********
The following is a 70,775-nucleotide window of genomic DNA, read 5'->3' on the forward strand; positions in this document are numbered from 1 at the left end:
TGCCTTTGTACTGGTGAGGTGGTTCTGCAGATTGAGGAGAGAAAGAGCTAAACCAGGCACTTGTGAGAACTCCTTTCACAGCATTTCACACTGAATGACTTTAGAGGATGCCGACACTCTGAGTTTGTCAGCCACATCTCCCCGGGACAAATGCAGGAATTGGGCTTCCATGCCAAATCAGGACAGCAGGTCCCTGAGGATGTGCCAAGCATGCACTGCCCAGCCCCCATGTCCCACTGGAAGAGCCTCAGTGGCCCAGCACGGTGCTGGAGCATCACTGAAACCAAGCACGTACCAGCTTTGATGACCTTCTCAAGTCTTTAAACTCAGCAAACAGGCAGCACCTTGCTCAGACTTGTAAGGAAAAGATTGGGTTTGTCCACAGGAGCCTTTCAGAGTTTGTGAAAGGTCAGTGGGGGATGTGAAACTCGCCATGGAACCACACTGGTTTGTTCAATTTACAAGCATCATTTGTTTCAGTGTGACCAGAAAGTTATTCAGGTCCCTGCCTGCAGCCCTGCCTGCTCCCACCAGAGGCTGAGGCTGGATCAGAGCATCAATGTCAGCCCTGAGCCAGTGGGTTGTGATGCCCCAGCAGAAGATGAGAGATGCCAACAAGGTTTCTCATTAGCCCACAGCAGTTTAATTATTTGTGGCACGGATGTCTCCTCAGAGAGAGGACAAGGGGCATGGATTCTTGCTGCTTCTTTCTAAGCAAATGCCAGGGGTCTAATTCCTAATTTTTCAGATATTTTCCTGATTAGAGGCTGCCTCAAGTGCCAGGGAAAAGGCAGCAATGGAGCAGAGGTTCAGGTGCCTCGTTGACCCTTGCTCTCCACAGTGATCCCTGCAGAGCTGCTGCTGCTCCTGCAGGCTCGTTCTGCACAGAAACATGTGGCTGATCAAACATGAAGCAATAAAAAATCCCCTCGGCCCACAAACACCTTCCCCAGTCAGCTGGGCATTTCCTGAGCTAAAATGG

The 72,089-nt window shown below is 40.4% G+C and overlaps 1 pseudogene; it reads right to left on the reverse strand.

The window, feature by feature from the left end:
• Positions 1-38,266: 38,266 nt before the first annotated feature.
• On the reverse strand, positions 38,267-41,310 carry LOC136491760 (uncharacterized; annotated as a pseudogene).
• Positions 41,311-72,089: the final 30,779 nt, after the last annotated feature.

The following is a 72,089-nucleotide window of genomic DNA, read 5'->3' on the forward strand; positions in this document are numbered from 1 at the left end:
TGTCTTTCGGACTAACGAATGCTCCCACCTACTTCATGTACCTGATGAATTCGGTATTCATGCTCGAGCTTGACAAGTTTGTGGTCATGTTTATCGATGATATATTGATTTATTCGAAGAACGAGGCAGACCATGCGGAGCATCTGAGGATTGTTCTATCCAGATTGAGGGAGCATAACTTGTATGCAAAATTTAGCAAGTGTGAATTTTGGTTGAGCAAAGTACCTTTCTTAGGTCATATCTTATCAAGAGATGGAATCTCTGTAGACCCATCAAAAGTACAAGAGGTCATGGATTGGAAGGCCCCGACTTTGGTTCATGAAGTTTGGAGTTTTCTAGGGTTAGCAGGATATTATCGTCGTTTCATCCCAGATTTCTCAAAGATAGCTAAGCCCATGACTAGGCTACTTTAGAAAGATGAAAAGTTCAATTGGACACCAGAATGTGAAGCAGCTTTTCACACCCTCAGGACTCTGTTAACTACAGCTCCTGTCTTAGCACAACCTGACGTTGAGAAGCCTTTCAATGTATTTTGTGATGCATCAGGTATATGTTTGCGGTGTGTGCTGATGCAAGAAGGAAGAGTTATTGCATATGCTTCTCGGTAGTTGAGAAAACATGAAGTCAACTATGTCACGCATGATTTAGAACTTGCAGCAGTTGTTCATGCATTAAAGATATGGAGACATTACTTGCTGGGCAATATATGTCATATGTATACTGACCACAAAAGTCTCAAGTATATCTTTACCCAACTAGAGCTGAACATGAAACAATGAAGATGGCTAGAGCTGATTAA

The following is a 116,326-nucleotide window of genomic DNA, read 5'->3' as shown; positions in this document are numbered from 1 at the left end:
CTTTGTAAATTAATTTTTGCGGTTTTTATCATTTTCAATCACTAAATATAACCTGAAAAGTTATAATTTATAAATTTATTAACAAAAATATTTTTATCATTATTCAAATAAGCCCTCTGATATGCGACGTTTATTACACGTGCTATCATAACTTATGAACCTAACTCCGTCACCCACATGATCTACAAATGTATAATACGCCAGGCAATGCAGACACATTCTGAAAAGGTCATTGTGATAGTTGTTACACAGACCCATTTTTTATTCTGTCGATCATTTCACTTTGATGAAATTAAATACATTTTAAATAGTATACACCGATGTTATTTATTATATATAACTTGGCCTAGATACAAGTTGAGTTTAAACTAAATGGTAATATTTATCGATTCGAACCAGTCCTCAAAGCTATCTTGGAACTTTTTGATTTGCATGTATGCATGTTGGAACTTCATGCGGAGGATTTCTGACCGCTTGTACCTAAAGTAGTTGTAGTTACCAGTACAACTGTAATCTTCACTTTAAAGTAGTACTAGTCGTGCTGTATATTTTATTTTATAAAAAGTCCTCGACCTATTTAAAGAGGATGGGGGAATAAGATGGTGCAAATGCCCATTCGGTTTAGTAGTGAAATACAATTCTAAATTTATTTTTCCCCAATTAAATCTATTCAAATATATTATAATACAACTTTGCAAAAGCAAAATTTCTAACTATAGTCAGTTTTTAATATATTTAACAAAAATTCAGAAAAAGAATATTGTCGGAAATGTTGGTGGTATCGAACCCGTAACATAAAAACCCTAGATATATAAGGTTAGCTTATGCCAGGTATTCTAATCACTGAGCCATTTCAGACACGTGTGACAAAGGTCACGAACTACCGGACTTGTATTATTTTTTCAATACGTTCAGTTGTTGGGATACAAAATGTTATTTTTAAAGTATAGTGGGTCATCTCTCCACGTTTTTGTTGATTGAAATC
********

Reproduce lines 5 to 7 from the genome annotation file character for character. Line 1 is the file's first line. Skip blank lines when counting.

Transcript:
• Positions 1-38,266: 38,266 nt before the first annotated feature.
• On the reverse strand, positions 38,267-41,310 carry LOC136491760 (uncharacterized; annotated as a pseudogene).
• Positions 41,311-72,089: the final 30,779 nt, after the last annotated feature.